Nguyen (2019) examines the relationship that exist between foreign direct investment, transfer pricing, and earnings in Vietnam in 2007 and 2015. Vietnam operates a very low tax rate compared to other Asian countries like Japan and China. The result of the study shows an insignificant or negligible impact of transfer pricing on revenue.

Ofei et al. (2018) examined two transmission channels of transfer pricing that may result in macro-economic volatility by adopting the EGARCH model, which is a a dynamic model that addresses conditional heteroscedasticity from 1980 to 2017. The results indicated that it caused macro-economic instability. They found high and statistically significant shocks from transfer pricing, for both trade and budget policy channels. Salihu et al. (2015) adopt the generalised method of moment (GMM) approach to examine the link between tax avoidance and profit shifting and foreign investors’ interest in 100 corporations listed in Malaysia from 2009 to 2011. A statistically significant positive relationship was found between tax avoidance and foreign investors’ interest in Malaysia.

Cristea and Nguyen (2016) collected data from Danish exports between 1999 and 2006 with evidence of transfer pricing manipulation by MNCs. The study found that the MNCs reduced the value of their exports by between 5.7% and 9.1%, which amounts to an approximate $141m shortage in expected export revenue for 2006. This would have formed a tax income of 3.24% from MNCs’ tax returns in Denmark. A study conducted by Mohammad and Simpasa (2012) also examined the effect of transfer pricing manipulations on multinational investment in consideration of 80 recognised companies listed on the Malaysian board, using panel data from 1972 to 2010. The study found transfer pricing to be prominent among companies that are highly diversified to attain higher rates of return, lower risk and growth opportunities. An article published by Argentina’s segmental reporting board, which used panel data covering the period of 1932 to 2015, revealed that transfer pricing manipulation restricts economic growth (PWC 2020).

Crivelli, De Mooij and Keen (2015) adopted panel data collected from 173 developed and developing countries and investigated the impact of profit shifting on their economies. They found a negative impact on all countries. KPMG (Uganda) released an article titled Global transfer pricing review, based on time-series data covering the period of 2009 to 2012, and revealed that if firms adopt a method of decoupling their internal transfer price strategy from the arm’s-length pricing strategy which they adopted for tax valuation purposes, it will affect the preferred internal price by admissible arm’s-length price (explained in the methodology section below). This is evidence that intracompany transactions in combination with the tax valuations assist to induce economically relevant cashflows (KPMG 2015).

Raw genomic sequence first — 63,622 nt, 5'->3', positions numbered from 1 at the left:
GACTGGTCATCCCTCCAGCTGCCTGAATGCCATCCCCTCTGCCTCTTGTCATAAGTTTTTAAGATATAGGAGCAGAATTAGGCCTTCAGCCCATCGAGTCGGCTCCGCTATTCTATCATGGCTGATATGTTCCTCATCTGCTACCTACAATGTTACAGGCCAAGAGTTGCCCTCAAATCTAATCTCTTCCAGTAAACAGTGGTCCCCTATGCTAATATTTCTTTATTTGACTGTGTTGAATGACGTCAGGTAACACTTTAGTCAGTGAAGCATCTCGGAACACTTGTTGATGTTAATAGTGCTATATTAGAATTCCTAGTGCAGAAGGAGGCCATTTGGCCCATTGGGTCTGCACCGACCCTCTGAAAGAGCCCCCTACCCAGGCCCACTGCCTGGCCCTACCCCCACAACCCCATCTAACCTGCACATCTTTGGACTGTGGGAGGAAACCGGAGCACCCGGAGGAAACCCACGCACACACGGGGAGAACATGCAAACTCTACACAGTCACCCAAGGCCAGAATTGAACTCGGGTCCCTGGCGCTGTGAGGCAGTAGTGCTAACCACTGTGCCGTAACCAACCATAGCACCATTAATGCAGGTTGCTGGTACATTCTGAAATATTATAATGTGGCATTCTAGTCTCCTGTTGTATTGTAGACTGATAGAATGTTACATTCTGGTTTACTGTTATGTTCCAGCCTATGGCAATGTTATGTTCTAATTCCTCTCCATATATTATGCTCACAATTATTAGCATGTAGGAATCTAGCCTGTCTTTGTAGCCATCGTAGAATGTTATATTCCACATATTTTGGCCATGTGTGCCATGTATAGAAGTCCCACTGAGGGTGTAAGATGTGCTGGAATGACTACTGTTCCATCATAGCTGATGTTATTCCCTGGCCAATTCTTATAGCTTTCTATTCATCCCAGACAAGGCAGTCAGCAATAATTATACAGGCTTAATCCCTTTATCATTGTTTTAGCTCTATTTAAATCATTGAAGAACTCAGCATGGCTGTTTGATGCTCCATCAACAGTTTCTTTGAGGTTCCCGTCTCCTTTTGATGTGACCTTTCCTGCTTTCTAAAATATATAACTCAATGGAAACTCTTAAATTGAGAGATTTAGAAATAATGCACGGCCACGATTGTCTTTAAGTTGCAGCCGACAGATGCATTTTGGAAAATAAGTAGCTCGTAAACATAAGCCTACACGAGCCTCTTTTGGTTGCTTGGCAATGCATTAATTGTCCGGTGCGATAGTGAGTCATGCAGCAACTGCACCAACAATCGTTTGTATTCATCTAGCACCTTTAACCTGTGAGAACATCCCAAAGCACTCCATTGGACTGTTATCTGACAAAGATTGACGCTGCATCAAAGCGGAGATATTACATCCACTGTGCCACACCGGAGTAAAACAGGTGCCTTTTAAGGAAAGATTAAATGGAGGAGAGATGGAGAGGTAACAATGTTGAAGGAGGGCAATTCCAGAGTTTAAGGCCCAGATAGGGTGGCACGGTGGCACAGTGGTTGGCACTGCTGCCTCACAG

Bradley (2015) investigated transfer pricing and the existence of increased tension between multinational firms and tax authorities in the host countries by adopting the ECM on panel data for the period 1980 to 2013. The study found evidence of increasing tension between tax haven or tax incentive countries and Organisation for Economic Co-operation and Development (OECD) countries. Ahmed (2010) investigated transfer pricing from the Nigerian perspective using the Granger casualty test on panel data from the period between 1981 and 2018 and concluded that home taxation of foreign profit could reduce mispricing incentives, but the effect depends especially on the degree of compulsory repatriation. Tim, Efobi and Beecroft (1999) used survey data of Ethiopia and analysed the effect of integrating managerial and tax objectives of transfer pricing and concluded that an internal transfer pricing set is equal to the arm’s-length theory price, which will result in low intracompany transfers.


Model specifications

The model used in this study follows the work of Obasi (2015a) among the root of the arm’s- length theory. The model specification is that national income (GDP) is a function of TPM and the unemployment rate (UN), expressed as: GDP = ƒ(TPM, UN). Transfer pricing manipulation is calculated by subtracting current account balances from foreign direct investment, while the dependent variable, economic growth, is proxied by GDP. The model is specified as:

With modification to the work of Obasi (2015a), this model can incorporate trade openness (TO), the exchange rate (EXR), and GR, which then becomes:

This can be stated explicitly as:

This model was log-linearised and stated as:

Where transfer pricing manipulation is (FDI – CA), trade openness , LN natural logarithms, and μt are the stochastic variables, with β0 the intercept, while β1 – β5 represent the parameter estimates.

Auto-regressive distributed lag error correction model

The ECM is utilised to determine the short-term dynamics between the variables before the long-term relationship can be established. The model specification in ECM general form is stated below:

Where L is the lag operator and ECMt-1 represents the error correction term in a year.